Washington, D.C., August 26, 2021– The Taliban must immediately cease using violence against journalists and allow them to cover the critical news from Afghanistan freely and without fear, the Committee to Protect Journalists said today.
Yesterday at approximately 10:30 a.m., Taliban fighters assaulted Ziar Khan Yaad, a reporter with the privately owned broadcaster TOLO News, hitting him on his back and waist with their rifles and slapping and punching him in the face as he interviewed day laborers in the Shahr-e-Naw neighborhood in Kabul, according to Yaad’s employer, news reports, and Yaad, who spoke with CPJ via messaging app. When Yaad identified himself as a journalist, the Taliban continued to beat and insult him, Yaad said. He told CPJ he was left with back pain but did not seek medical treatment.
“The Taliban’s credibility is on the line as its fighters attacked TOLO News reporter Zian Khan Yaad and other journalists in flagrant violation of earlier public commitments to allow Afghanistan’s independent media to continue to operate freely,” said Steven Butler, CPJ’s Asia program coordinator. “Now, as ever, the people of Afghanistan need access to news and the Taliban must learn to respect the basic rights of journalists to freely report it.”
The fighters confiscated the phones, camera, microphones, and personal belongings of Yaad and Baes Maji, a camera operator who accompanied him, according to those sources. Yaad told CPJ that as of today, the Taliban have not yet returned those items.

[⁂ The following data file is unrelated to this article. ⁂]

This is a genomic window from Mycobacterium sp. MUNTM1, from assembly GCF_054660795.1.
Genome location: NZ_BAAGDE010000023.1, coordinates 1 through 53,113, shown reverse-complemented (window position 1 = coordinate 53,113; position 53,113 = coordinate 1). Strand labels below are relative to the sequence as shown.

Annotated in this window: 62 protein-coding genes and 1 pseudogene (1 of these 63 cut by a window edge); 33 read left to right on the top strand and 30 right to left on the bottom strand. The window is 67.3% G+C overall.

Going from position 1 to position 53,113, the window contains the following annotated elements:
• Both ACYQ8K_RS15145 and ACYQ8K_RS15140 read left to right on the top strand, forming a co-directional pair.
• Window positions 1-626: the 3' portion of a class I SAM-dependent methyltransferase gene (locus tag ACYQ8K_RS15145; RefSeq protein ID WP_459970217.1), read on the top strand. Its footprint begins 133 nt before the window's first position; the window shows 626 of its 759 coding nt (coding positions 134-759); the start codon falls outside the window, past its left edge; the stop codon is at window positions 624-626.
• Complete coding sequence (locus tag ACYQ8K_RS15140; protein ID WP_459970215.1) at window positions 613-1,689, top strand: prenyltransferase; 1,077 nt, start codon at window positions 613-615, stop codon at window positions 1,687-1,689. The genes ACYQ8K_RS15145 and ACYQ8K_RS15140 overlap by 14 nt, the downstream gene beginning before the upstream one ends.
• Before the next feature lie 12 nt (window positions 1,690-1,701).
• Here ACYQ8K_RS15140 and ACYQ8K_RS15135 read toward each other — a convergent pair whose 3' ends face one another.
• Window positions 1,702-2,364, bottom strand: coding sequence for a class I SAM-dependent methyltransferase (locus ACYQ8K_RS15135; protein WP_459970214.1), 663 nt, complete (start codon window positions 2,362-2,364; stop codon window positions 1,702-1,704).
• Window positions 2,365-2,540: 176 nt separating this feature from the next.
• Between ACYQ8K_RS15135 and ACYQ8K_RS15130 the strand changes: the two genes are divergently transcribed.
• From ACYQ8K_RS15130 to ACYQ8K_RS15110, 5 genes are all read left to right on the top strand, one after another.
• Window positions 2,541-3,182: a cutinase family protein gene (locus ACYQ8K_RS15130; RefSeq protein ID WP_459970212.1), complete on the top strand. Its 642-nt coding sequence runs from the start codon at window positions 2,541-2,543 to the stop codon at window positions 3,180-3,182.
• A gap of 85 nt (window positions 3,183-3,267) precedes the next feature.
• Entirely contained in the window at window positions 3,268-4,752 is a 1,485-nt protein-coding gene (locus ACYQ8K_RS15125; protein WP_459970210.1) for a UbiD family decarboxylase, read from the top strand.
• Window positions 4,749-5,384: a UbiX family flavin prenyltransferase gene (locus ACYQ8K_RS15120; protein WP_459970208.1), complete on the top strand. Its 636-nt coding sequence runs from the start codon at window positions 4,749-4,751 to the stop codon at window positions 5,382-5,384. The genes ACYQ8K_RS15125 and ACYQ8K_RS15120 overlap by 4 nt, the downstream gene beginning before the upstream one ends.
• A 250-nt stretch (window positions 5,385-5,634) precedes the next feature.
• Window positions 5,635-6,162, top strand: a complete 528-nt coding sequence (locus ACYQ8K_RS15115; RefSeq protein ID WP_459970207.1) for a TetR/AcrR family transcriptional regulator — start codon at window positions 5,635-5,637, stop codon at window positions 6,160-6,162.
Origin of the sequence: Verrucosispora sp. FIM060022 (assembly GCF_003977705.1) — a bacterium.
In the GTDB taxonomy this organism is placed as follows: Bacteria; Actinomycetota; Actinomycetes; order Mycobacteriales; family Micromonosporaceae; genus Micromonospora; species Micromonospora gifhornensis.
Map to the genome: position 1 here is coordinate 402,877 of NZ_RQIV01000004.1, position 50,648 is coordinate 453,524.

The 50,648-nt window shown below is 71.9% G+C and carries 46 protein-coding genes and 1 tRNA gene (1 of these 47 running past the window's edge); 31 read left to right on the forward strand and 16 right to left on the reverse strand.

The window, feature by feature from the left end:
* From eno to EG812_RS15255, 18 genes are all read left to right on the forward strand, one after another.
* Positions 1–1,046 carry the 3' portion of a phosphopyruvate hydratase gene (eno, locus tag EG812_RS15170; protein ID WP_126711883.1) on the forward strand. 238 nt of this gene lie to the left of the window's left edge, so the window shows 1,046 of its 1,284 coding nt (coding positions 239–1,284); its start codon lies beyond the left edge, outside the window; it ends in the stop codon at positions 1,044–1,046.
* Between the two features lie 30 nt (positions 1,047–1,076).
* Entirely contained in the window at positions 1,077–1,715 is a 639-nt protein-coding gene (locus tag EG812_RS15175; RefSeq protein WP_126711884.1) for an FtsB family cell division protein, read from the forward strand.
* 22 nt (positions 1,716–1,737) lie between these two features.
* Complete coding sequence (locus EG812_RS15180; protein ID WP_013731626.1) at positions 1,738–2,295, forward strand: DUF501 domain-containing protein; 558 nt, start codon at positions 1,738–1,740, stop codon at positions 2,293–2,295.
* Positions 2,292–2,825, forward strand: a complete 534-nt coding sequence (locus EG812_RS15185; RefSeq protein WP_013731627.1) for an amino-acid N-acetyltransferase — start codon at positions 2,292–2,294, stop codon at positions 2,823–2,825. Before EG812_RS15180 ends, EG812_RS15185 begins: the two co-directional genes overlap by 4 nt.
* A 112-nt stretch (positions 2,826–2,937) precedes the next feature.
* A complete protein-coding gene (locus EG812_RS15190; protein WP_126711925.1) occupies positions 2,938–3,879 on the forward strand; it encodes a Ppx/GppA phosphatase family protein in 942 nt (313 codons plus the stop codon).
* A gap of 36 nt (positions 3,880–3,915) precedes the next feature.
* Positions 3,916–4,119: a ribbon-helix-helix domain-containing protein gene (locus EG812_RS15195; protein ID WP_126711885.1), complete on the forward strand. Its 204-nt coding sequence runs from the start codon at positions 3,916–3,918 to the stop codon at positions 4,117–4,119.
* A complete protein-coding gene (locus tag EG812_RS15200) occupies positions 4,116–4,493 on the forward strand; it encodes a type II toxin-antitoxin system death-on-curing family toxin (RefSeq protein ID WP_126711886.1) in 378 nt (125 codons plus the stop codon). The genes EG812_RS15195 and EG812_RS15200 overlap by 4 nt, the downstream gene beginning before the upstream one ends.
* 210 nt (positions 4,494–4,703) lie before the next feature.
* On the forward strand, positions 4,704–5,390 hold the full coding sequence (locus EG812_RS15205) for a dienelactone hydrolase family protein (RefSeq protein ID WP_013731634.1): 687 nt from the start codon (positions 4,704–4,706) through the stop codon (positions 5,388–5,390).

In a separate incident on August 18, a Taliban fighter beat Ahmad Navid Kavosh, a reporter with the privately owned broadcaster Khurshid TV, with a whip on his neck, shoulders, waist, thighs, and feet while he was interviewing another Taliban fighter outside the Hamid Karzai International Airport in Kabul, according to Kavosh, who spoke with CPJ via messaging app, and a statement on Facebook by the Afghan Independent Journalists Association.
Another Taliban fighter then aimed a gun at Kavosh’s chest, threatened to jail him and break his camera, and ordered him to leave the area, which he did, he said. CPJ reviewed photos of his injuries, including red welts on his body. He said he went to the hospital, where he was prescribed painkillers.
CPJ contacted Suhail Shaheen, the Taliban spokesperson in Qatar, via messaging app but did not receive any response. CPJ also contacted Zabihullah Mujahid, the Taliban spokesperson in Afghanistan, via messaging app, but the message was not delivered to Mujahid’s phone. CPJ was unable to locate other contact information for Mujahid.
On August 18, Taliban fighters also beat Babrak Amirzada, a video reporter with the privately owned news agency Pajhwok Afghan News, and Mahmood Naeemi, a camera operator with the privately owned news and entertainment broadcaster Ariana News, while they covered a protest in the city of Jalalabad, in eastern Nangarhar province, as CPJ documented.
This content originally appeared on Committee to Protect Journalists and was authored by Committee to Protect Journalists.